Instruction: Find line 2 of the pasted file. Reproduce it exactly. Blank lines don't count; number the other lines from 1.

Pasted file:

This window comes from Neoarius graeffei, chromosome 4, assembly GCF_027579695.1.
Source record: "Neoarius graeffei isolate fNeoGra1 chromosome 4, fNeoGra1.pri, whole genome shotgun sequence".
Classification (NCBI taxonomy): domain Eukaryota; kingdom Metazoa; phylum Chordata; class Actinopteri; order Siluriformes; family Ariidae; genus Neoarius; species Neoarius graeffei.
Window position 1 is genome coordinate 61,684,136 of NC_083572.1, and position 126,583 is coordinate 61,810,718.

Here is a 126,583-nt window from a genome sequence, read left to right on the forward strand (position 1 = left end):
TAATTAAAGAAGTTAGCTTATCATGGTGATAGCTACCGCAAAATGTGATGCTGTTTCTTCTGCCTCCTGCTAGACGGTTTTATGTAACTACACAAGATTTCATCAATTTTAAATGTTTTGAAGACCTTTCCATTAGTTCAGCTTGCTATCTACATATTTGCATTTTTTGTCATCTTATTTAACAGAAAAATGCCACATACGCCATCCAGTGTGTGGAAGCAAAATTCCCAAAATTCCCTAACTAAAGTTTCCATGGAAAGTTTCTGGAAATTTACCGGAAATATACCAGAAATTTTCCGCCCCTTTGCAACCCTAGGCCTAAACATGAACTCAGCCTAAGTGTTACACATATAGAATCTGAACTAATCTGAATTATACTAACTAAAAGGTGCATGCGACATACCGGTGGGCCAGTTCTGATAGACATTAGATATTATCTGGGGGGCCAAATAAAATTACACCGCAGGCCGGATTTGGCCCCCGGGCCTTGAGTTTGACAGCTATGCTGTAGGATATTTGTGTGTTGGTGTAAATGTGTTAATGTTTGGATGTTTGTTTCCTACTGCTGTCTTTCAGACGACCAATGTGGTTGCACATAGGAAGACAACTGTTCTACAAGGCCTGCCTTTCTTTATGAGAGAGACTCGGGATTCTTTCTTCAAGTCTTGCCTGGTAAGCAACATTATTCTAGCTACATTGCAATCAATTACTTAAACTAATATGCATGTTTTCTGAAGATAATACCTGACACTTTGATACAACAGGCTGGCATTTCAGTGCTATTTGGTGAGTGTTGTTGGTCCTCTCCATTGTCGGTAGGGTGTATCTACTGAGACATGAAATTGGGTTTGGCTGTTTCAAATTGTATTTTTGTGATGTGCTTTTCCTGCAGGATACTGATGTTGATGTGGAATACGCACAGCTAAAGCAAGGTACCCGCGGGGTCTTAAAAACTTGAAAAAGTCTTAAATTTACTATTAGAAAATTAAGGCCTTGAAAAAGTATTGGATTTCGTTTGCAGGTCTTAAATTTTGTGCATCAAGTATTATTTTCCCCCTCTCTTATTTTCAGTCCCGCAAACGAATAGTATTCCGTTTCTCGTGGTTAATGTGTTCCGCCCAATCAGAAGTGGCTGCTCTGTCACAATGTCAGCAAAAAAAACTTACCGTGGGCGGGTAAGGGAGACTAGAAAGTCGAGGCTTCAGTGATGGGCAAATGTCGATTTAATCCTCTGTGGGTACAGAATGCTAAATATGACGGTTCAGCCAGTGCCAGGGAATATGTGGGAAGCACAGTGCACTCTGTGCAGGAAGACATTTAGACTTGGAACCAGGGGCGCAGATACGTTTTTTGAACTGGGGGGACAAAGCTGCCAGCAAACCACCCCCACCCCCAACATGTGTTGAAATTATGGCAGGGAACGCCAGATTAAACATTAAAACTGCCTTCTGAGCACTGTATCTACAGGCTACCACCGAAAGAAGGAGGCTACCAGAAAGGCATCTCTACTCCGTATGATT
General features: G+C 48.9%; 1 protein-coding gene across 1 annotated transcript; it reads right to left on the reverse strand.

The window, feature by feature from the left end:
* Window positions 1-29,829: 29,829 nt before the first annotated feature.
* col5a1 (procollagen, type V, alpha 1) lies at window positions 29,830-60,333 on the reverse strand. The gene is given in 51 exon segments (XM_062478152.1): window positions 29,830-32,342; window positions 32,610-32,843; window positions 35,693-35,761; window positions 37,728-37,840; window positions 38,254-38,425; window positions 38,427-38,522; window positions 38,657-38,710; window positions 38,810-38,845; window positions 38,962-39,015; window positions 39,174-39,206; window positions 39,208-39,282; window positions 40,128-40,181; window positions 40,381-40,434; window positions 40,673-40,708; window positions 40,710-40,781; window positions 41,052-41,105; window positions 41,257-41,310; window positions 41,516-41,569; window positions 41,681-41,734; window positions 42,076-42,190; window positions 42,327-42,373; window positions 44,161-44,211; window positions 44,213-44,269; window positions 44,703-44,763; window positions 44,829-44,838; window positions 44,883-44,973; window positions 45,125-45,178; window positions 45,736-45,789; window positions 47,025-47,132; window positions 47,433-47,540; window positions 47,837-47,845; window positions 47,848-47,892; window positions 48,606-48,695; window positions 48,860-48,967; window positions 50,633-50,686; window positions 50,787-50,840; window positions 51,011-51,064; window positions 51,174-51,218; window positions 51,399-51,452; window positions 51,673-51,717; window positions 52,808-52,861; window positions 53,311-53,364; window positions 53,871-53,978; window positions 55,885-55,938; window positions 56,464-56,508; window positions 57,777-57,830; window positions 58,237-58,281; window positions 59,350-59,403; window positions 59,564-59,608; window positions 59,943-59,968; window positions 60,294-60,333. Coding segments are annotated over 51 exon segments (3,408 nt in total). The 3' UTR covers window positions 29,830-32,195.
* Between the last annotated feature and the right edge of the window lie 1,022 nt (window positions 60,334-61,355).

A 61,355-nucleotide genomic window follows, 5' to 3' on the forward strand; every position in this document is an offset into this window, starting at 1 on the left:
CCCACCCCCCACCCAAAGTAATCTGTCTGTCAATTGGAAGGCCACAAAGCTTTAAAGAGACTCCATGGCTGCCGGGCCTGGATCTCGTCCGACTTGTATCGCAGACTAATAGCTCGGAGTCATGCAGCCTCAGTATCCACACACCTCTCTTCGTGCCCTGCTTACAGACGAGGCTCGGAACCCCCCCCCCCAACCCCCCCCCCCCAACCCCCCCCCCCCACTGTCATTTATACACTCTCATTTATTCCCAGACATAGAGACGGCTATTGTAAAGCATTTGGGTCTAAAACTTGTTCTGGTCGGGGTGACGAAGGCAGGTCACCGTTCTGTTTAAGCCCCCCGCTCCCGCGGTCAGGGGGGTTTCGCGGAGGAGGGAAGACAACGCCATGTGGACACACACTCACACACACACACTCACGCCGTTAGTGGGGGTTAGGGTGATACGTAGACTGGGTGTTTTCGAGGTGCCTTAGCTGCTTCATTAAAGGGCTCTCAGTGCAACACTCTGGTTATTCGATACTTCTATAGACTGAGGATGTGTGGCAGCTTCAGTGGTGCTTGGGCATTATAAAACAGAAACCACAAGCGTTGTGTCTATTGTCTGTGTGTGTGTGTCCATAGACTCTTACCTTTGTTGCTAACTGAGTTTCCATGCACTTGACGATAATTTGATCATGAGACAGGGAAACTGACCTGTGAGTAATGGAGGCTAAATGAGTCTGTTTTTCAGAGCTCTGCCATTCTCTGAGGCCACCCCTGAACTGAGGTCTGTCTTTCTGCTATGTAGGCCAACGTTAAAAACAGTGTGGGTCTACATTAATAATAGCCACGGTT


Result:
Source record: "Neoarius graeffei isolate fNeoGra1 chromosome 4, fNeoGra1.pri, whole genome shotgun sequence".